velar trill (was: ~Yeshuewu)

Mark Mandel thnidu at GMAIL.COM
Tue Jun 9 14:06:03 UTC 2009

> There is no IPA symbol for the sound. Â Apparently IPA covers only
> terrestrial languages.

> Yes, for that you'd have to use the EPA (Extraterrestrial Paraphonetic
> Alphabet), now under construction. Â It uses a quantum matrix of
> decillions of symbolic representations of a wide variety of codable
> media. Â A notable example is chemolfactory character set:
> " I'm imagining non-auditory languages. For example, one in which
> creatures emit chemicals and they smell each other. Imagine hundreds of thousands of chemical building blocks in a language. Very smelly."

I used to say with assurance that no human language would use this
phone (which I write phonetically as k with a tilde), at least
lexically, because the physical effort was too great. But as it came
with practice, I realized that that could be simply the same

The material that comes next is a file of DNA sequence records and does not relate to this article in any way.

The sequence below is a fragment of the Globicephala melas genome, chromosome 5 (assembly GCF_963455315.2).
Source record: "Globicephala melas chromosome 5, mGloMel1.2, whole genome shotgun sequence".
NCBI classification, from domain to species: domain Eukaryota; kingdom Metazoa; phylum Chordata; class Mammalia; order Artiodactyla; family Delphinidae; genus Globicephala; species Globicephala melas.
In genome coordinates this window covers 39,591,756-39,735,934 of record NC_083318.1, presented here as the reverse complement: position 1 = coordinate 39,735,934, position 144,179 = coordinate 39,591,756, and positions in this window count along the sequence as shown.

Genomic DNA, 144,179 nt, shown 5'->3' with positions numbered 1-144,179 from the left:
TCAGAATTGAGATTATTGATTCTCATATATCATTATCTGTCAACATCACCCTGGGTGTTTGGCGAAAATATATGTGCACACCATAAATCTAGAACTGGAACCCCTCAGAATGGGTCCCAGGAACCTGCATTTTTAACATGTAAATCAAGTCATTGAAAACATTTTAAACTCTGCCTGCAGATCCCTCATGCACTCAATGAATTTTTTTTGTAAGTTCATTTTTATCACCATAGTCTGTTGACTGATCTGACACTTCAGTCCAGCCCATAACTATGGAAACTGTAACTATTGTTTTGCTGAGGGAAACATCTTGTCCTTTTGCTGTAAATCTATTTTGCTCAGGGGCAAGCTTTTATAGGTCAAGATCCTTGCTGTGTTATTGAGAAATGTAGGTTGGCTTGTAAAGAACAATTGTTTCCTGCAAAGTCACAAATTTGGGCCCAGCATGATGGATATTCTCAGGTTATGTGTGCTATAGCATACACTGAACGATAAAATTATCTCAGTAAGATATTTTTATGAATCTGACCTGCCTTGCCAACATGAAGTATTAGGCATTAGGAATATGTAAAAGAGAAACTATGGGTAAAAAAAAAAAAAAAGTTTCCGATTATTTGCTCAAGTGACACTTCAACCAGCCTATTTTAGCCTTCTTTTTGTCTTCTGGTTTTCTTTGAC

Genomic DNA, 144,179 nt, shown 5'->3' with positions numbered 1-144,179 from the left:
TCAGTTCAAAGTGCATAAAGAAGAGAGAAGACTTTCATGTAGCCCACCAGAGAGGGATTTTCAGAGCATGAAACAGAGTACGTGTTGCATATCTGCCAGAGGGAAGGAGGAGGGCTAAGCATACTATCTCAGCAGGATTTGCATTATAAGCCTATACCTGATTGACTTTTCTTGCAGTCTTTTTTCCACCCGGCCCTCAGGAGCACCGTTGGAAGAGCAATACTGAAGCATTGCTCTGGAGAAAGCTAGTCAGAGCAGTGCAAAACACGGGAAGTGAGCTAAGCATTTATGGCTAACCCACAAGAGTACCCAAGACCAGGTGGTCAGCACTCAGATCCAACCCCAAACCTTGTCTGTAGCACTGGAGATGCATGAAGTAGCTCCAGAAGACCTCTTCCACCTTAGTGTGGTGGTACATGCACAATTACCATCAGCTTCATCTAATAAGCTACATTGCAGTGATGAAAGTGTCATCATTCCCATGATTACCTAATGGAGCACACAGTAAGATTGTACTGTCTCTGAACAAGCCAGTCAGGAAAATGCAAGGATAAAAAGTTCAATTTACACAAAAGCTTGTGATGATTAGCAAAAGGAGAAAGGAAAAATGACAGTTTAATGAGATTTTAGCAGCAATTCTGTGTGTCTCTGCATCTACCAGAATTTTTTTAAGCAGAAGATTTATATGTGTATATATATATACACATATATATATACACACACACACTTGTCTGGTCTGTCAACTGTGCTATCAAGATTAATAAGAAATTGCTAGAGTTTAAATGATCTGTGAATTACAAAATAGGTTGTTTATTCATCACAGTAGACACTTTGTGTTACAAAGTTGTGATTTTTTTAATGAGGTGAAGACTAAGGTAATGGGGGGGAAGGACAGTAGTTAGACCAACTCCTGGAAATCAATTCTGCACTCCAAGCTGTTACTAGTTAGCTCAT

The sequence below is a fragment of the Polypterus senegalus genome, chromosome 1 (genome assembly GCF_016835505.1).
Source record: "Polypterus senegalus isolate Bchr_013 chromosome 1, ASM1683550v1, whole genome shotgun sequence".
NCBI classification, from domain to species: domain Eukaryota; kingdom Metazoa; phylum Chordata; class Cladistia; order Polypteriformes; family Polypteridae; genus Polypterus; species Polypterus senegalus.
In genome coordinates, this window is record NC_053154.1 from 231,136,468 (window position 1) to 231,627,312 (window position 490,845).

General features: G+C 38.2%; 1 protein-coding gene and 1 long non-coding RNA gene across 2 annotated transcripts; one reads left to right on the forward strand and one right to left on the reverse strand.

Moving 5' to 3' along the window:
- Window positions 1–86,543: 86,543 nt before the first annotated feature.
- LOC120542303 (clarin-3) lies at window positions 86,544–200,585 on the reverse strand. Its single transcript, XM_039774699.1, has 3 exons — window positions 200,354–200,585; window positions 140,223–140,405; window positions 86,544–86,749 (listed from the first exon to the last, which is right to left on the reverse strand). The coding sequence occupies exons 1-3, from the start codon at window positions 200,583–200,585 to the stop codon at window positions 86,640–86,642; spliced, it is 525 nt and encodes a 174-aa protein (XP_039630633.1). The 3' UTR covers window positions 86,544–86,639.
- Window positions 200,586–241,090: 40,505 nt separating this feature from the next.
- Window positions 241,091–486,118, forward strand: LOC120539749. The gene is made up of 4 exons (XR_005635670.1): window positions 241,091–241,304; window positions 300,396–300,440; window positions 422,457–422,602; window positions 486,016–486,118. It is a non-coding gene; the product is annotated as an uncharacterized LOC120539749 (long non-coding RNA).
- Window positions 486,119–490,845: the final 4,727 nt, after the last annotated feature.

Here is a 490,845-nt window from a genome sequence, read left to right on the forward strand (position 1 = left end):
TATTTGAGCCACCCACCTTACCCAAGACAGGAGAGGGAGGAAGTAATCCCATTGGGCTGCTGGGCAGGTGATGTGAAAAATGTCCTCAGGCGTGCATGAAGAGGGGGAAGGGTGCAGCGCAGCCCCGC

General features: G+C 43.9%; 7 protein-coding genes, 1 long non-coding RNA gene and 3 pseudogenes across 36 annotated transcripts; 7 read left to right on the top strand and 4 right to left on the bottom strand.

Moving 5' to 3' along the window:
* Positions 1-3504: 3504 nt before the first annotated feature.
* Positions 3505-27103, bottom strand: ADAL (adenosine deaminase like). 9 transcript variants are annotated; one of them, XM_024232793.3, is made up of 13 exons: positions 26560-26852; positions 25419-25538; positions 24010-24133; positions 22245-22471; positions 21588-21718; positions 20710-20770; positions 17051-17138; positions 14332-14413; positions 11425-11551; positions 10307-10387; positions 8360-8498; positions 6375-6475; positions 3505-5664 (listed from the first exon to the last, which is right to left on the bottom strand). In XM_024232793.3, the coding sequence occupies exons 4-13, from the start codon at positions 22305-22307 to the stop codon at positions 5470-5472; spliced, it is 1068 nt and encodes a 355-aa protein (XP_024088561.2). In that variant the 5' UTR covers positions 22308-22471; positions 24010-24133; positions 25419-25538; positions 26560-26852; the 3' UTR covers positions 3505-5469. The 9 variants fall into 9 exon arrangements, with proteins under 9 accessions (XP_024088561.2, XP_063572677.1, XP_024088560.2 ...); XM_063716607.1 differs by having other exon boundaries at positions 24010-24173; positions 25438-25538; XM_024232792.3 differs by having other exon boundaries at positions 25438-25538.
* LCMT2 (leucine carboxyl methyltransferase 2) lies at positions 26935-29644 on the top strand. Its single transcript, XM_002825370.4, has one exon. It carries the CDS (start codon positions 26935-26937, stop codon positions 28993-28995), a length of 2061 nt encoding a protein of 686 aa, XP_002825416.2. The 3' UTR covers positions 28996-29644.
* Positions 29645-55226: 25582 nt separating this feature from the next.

lectocentrism that brands velar and uvular trills, clicks, front
rounded vowels, and any other phone that's not in own language as

There are attested (in sf) olfactory languages. The citation I'm
thinking of, though I can't recall the title or author, is at least 45
years old and features two humans and an alien who is "cabin boy" of
his ship. Since his actual name is literally unprintable, the author
nicknames him "Tommy Loy", and ends the story with a very shaggy

Klingon, however, was developedXXXXXXXX documented by a human
linguist, Dr. Marc Okrand, and is representable in IPA.

m a m

The American Dialect Society -

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